The chocolate truffle dacquoise, almond praline and Turkish delight ice cream was S’s favourite. This was DIVINE! The chocolate truffle was deliciously rich, and the Turkish delight ice cream was incredible. I loved the peanut praline at the top, crunchy, gooey and so very yummy! I have to admit though, I probably couldn’t have eaten the whole thing on my own!

This lovely chocolate truffle dacquoise was matched with frangelico frappe – it complemented it well and I think should be offered as a menu option instead of dessert wine.

The flourless citrus cake, lemon semi freddo and orange caramel were a favourite amongst the diners. It had an wonderful citrus flavour, and the lemon curd in the middle was absolutely delightful.

It was matched with piccolo latte – cinque stele espresso by victtoria which I loved! Served in a shot glass, it certainly wasn’t enough.

Lastly, my dessert of the day – baked rhubarb tart, cinnamon crumble and toffee apple ice cream. I loved the presentation, it was just too pretty to eat. Sweet pastry base, the rhubarb was cooked to perfection, and topped with cinnamon crumbs – it was a winner for me!

The matching port, nv galway pipe complemented the dessert, and as much as I wanted to finish the port, I couldn’t, as I was driving.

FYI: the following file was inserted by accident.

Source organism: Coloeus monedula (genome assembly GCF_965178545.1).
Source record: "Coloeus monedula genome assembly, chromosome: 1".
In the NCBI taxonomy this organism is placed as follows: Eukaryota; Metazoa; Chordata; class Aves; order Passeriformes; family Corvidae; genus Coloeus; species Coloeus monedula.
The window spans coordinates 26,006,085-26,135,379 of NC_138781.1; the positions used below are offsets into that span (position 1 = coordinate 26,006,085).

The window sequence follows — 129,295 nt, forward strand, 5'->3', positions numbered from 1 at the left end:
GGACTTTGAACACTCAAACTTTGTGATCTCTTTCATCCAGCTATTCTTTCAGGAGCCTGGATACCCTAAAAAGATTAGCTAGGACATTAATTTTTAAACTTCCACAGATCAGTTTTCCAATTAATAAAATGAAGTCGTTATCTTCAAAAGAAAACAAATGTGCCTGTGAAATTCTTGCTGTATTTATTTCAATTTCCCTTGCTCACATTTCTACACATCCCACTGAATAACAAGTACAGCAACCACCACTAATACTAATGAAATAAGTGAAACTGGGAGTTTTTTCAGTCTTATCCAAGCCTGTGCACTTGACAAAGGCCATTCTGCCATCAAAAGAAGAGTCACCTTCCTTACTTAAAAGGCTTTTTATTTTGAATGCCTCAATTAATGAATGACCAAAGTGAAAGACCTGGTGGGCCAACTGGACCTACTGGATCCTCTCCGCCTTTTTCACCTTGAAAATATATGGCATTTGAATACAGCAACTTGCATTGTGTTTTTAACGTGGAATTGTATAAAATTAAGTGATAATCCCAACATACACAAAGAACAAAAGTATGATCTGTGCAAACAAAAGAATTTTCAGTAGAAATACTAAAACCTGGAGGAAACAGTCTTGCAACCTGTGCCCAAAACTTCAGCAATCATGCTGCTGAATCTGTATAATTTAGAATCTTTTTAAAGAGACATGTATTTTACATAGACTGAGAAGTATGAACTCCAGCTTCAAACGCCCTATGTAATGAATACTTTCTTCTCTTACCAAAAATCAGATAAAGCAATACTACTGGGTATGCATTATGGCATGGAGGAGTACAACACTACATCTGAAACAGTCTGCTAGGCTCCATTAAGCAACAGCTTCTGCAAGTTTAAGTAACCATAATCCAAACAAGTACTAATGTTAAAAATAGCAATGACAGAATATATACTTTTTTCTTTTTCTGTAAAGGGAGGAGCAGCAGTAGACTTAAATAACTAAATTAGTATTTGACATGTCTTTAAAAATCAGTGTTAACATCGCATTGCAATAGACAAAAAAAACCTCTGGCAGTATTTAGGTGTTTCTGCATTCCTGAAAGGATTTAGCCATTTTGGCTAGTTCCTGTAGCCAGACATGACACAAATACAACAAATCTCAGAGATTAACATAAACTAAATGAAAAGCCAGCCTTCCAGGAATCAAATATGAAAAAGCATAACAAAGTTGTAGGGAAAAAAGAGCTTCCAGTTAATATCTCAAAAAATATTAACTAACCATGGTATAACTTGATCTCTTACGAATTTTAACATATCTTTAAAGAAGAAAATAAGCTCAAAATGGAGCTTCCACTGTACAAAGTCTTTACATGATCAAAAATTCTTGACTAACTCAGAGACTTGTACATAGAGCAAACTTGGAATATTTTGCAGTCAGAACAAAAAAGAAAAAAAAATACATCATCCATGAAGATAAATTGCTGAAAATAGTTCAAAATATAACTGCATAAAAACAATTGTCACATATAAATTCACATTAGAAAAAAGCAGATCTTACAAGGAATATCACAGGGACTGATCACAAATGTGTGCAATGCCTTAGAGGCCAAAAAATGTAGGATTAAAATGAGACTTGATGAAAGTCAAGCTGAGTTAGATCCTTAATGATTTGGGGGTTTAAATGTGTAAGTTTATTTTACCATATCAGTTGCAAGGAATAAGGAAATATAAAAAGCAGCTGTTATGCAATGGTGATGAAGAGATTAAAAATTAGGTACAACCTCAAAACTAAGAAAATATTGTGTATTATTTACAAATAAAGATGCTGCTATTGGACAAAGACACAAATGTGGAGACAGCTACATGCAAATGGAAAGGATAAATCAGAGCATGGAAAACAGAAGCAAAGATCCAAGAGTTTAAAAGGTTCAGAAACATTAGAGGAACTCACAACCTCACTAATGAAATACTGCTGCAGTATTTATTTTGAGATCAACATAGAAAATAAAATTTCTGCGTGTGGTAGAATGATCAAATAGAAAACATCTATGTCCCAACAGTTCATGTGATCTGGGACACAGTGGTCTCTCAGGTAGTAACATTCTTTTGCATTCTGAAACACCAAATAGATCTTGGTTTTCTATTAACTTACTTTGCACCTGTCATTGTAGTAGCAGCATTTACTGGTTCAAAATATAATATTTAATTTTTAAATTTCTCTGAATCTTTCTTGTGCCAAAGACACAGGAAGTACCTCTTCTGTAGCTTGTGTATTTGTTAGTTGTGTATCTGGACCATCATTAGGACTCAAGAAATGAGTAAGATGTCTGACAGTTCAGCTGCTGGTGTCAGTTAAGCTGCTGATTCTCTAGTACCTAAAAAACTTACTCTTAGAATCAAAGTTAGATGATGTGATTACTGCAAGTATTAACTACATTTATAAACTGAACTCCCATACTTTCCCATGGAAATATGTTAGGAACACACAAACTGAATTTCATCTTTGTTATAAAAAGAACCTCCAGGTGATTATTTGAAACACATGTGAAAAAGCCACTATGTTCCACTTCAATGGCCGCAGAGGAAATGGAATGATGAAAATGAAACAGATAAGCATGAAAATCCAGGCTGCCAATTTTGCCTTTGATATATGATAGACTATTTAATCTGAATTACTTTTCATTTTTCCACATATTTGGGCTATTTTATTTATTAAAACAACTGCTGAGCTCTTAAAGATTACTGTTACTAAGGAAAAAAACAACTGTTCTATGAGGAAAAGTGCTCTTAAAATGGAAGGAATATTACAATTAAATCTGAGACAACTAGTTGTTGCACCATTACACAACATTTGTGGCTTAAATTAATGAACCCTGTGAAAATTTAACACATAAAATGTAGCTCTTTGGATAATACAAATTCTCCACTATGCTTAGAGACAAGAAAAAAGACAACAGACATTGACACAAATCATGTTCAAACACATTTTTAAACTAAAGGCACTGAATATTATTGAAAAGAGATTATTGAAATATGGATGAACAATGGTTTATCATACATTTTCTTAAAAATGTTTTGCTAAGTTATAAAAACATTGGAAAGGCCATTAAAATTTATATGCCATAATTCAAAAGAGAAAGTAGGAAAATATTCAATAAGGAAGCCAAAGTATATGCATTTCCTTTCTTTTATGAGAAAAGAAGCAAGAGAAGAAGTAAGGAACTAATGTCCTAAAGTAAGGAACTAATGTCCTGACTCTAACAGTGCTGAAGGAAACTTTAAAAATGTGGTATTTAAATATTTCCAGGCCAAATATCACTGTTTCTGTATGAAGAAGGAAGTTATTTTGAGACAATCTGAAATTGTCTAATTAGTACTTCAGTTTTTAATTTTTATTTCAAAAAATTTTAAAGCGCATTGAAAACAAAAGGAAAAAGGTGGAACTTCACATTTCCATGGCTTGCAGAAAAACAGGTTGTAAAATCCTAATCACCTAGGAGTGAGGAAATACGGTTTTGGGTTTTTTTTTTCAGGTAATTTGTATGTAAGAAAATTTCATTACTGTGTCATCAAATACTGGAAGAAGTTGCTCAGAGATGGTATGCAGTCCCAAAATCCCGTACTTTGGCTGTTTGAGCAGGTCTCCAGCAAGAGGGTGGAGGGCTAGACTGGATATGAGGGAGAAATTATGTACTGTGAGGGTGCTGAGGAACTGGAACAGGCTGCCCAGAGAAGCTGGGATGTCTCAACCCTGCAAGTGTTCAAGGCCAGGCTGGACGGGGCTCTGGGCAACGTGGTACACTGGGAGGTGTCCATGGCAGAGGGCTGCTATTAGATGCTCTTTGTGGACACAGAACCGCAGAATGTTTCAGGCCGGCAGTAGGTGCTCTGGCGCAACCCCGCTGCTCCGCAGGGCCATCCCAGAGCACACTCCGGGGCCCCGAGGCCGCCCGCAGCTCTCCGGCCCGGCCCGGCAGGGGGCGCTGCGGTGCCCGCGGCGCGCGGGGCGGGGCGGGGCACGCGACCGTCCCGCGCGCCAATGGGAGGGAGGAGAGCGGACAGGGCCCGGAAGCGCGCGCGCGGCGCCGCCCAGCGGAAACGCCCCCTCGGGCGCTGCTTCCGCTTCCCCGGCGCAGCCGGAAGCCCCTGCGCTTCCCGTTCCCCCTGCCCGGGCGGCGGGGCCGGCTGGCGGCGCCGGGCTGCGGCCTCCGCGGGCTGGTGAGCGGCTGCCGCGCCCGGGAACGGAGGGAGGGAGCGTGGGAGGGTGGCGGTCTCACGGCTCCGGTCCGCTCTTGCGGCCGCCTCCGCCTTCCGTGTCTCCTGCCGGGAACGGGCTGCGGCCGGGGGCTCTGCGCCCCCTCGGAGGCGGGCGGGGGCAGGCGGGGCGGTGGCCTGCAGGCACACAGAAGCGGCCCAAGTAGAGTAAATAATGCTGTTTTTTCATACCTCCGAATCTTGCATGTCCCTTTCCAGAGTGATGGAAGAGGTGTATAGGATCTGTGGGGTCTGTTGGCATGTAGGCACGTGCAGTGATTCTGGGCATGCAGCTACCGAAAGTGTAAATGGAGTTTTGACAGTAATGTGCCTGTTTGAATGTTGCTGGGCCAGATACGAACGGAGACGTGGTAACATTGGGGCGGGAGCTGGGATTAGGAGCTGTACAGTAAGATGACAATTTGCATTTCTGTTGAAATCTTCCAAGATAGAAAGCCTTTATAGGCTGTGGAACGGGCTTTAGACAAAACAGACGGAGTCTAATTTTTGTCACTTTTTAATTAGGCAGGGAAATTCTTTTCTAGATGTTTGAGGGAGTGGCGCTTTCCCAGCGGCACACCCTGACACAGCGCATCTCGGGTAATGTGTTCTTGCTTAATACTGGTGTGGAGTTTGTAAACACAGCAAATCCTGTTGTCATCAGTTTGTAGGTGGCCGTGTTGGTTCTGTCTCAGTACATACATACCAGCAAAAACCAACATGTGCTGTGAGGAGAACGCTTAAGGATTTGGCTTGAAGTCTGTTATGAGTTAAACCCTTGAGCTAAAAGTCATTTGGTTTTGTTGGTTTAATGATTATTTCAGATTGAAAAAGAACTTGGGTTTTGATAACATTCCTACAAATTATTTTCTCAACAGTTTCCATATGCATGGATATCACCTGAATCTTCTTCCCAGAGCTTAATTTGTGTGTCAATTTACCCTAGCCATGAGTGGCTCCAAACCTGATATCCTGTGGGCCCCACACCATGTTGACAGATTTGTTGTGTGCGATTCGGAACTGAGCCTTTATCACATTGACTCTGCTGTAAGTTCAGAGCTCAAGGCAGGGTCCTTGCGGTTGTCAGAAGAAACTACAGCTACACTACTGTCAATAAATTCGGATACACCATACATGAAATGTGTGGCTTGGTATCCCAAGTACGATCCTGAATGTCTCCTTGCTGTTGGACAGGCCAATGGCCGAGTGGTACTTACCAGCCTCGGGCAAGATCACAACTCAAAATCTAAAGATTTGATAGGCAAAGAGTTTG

Yaya made some homemade pumpkin pie, her own filo pastry which was very sweet of her and a nice surprise for all of us. I love pumpkin pie, and probably should have taken some home!

The petite fours definitely tipped me over the edge, I was in the upper end of full and served with peppermint tea, it was definitely the perfect way to end the wonderful sugar hit!

It was one of the best afternoons I have had in a while – dessert, good company, great conversation – what more can a girl want! I loved the matching beverages for dessert, especially the piccolo latte and the port – thanks Kelly, it was ingenious.

Many thanks again to Denea from Gourmet Rabbit and Dedes Restaurant for the sugar hit and a wonderful afternoon. It was good to have finally meet you all! I have read your blogs and was finally good to put a face behind the name. Will definitely be back for a boozie lunch!

GA dined as a guest at Dedes.

GA’s ratings: 8.5 / 10

Dedes Restaurant

613 Great North Rd

Sydney 2046

Ph: +61 2 9712 5503

Dede's Bar & Grill Sydney Rowing Club on Urbanspoon

Masterpiece Series Dinner, Felix, Sydney

When the March into Merivale agenda came out a couple of months ago, a couple of friends suggested one of the Masterpiece Series Dinner Events by Lauren Murodch. The description says ‘Lauren Murdoch explores the art world with her culinary interpretation of some of the great masterpieces…. The art will be on the plate, from Paris to New York, and back to Sydney to uncover the art of the food’.

I wasn’t sure what to expect but I knew the company will be awesome! We all didn’t want matching wine with our meal, it was just too much, so the degustation with a complementary glass of Chandon upon arrival was $99pp. However, I asked if I could ask for a glass of red and red it was!